London, Essex and part of Hertfordshire lay within the diocese of London. In the later 17th century the individual archdeaconry courts issued marriage licences, but for this period the only surviving material is from the overarching London Consistory court. The main series of marriage allegations from the consistory court starts 7 December 1597, and these were extracted by Colonel Joseph Lemuel Chester; Colonel Chester then discovered earlier material, back to 5 January 1521, in Vicar-General's Books of the Principal Probate Registry. The notices in these books were much briefer, but as well as extending back so much earlier, they included additional material for 1597 onwards. All this he collated with the consistory court extracts, and the text was edited by George J. Armytage and published by the Harleian Society in 1887. A typical later entry will give date; name, address and occupation of groom; name, address and condition of his intended bride, and/or, where she is a spinster, her father's name, address and occupation. Lastly we have the name of the church where the wedding was going to take place; or the words Gen. Lic. signifying a general or open licence.

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London Marriage Allegations
 (1521-1610)
Official Papers (1625-1626)
The State Papers Domestic cover all manner of business relating to Britain, Ireland and the colonies, conducted in the office of the Secretary of State as well as other miscellaneous records.

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Official Papers
 (1625-1626)
Wills proved at York: Names of Testators (1627-1637)
The diocese of York comprised most of Yorkshire, and Nottinghamshire: the York Exchequer court was the ordinary probate jurisdiction for the Yorkshire part of the diocese, but some wills from Nottinghamshire and other parts of the province of York were also proved there. Dr Francis Collins compiled this index to the transcribed wills of the Prerogative and Exchequer Courts in the York registry proved from 1627 to 1637. The date on the left is that of probate; the testator's full name is then given (surname first), parish or place of abode, and sometimes occupation, and date that the will was executed; and volume and folio number where it the transcript commences. The Act Books were used by Dr Collins to supply deficiencies in the information from the transcripts.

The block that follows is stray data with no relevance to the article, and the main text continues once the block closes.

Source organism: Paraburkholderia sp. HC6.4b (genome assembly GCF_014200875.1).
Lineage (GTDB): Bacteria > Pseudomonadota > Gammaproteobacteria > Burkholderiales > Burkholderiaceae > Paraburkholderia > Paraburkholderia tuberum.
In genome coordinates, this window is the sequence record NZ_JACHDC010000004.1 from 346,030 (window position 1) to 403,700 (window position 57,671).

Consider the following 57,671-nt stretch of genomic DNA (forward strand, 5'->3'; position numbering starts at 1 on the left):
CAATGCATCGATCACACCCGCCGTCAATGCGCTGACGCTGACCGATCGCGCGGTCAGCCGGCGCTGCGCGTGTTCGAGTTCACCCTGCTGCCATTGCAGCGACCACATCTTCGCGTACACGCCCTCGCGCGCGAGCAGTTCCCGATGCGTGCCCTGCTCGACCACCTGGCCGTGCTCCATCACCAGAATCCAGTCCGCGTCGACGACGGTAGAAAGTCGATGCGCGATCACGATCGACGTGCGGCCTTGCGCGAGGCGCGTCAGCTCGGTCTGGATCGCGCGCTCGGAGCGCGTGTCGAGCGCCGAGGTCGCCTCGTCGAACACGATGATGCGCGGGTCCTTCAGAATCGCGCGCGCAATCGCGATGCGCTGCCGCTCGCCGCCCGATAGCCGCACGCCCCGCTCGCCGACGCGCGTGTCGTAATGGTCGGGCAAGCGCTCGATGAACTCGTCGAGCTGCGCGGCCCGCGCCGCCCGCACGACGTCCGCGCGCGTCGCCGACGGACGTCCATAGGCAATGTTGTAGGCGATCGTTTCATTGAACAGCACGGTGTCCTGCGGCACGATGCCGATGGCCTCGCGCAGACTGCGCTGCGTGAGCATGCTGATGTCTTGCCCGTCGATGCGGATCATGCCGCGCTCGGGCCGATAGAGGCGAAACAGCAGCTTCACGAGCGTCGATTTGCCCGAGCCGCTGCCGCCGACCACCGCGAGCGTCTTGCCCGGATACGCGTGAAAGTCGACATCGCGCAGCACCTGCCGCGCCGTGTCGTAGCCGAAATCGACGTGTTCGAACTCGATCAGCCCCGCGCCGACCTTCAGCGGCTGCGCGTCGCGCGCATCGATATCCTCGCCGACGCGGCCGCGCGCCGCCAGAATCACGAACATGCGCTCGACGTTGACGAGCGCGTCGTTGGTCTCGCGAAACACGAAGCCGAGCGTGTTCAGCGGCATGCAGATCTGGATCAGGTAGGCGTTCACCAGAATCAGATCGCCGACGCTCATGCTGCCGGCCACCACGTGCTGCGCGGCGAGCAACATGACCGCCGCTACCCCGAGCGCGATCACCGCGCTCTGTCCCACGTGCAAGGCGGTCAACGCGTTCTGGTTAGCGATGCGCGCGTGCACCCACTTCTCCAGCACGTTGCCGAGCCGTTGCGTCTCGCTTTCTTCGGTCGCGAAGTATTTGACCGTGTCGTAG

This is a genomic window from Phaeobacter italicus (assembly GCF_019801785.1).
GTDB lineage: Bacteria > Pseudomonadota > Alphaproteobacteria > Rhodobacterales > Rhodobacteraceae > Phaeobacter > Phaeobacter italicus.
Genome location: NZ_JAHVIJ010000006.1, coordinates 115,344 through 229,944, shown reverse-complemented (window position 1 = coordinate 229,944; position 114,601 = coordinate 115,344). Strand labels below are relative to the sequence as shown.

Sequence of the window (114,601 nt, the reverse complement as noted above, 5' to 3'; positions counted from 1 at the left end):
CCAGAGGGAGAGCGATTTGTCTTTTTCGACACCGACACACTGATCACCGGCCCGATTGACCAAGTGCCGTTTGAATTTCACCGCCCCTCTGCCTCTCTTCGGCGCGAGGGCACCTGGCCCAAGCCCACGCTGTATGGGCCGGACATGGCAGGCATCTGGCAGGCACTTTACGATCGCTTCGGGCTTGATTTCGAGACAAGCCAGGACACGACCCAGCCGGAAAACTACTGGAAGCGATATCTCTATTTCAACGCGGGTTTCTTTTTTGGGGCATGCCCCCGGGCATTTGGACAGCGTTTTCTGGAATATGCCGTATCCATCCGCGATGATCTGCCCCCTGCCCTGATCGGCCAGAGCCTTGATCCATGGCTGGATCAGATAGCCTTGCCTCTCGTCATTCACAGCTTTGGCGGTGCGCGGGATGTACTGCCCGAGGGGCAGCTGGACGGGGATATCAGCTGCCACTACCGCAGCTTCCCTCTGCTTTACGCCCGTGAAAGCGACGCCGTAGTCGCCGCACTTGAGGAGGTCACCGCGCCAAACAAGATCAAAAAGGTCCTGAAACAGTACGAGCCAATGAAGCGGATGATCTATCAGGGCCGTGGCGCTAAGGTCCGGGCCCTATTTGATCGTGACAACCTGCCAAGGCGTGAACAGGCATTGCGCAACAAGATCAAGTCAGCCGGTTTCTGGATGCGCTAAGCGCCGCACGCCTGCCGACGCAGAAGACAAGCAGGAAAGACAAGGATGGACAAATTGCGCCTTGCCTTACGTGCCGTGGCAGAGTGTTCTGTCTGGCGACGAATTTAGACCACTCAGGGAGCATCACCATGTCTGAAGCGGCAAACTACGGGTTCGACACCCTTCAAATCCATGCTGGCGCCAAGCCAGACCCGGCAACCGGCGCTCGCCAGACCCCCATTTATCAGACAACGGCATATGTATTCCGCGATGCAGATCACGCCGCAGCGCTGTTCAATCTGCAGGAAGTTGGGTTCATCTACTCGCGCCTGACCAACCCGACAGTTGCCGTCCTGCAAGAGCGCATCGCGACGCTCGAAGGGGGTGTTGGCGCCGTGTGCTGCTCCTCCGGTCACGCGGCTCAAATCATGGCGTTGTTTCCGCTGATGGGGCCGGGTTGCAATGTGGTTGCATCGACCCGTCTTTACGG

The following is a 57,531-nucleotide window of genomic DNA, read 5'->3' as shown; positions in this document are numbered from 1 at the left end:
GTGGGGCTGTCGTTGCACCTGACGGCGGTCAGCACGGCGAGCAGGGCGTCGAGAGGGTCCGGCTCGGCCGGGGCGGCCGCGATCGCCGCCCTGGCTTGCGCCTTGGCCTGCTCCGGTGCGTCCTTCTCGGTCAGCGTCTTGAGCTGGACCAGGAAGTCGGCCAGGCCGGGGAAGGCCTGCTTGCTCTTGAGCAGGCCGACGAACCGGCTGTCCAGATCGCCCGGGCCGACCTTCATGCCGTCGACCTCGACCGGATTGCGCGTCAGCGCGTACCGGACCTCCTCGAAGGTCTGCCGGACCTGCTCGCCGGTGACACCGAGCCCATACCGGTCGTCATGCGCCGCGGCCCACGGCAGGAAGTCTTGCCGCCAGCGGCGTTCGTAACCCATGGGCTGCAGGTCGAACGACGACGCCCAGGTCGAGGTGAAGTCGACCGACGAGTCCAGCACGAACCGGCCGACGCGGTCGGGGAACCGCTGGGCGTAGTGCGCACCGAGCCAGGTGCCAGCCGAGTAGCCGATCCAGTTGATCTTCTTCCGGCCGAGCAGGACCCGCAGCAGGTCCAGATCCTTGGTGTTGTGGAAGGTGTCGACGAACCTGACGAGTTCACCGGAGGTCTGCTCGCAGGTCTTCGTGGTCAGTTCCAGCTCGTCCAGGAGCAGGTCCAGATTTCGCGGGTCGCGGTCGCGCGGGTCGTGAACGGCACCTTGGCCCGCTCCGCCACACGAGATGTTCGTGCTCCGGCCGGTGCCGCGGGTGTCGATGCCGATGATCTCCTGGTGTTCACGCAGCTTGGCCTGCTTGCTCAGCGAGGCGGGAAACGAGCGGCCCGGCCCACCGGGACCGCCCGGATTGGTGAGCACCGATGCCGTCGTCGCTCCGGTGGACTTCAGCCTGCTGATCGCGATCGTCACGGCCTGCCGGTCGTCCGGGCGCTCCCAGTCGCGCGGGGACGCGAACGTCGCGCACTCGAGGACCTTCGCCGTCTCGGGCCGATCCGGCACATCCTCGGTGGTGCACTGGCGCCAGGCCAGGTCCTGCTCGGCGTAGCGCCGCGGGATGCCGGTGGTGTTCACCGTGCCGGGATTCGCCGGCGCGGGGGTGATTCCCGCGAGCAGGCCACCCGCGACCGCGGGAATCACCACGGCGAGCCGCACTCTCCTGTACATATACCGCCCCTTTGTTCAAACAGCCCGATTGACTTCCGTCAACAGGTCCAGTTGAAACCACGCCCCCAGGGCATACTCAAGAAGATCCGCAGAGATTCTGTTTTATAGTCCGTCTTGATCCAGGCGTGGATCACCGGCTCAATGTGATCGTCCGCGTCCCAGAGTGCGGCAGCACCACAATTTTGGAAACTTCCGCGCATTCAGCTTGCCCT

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Wills proved at York: Names of Testators
 (1627-1637)
PCC Probates and Administrations (1649)
The Prerogative Court of Canterbury's main jurisdiction was central and southern England and Wales, as well as over sailors &c dying abroad: these brief abstracts, compiled under the title "Year Books of Probates", and printed in 1906, usually give address, date of probate and name of executor or administrator. They are based on the Probate Act Books, cross-checked with the original wills, from which additional details are, occasionally, added. The original spelling of surnames was retained, but christian and place names have been modernised where necessary.

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PCC Probates and Administrations
 (1649)
York Will Calendar (1660-1665)
The diocese of York comprised most of Yorkshire, and Nottinghamshire: the York Exchequer court was the ordinary probate jurisdiction for the Yorkshire part of the diocese, but some wills from Nottinghamshire and other parts of the province of York were also proved there. Dr Francis Collins compiled this index to the wills in the York registry proved from 1660 to 1665. The date of the probate precedes the name of the testator: during the period covered by the volume the dates of probate are very rarely given in the registers - they were therefore supplied from the Act Books. However, the Act Book for Ainsty, City and Craven deaneries is missing for this period, and in those cases no date could be given. In a very few instances (marked with an asterisk) in these deaneries in which the date has been supplied it has been taken from the registers. Additional matter from the Act Books is given within square brackets. Testators' names are given in full, surname first; then parish or place of abode, and in some cases occupation; then date of the will itself; and volume and folio number in the probate register. Where a place of burial, or intended burial, was indicated, that is also added, with the word 'bur.', within round brackets. All wills between 1652 and 1660 were proved in London; in practice, many Yorkshire wills had remained unproved at the date that the York Exchequer probate court was restored, and so there is in this list a large number of wills dating back through the 1650s.

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York Will Calendar
 (1660-1665)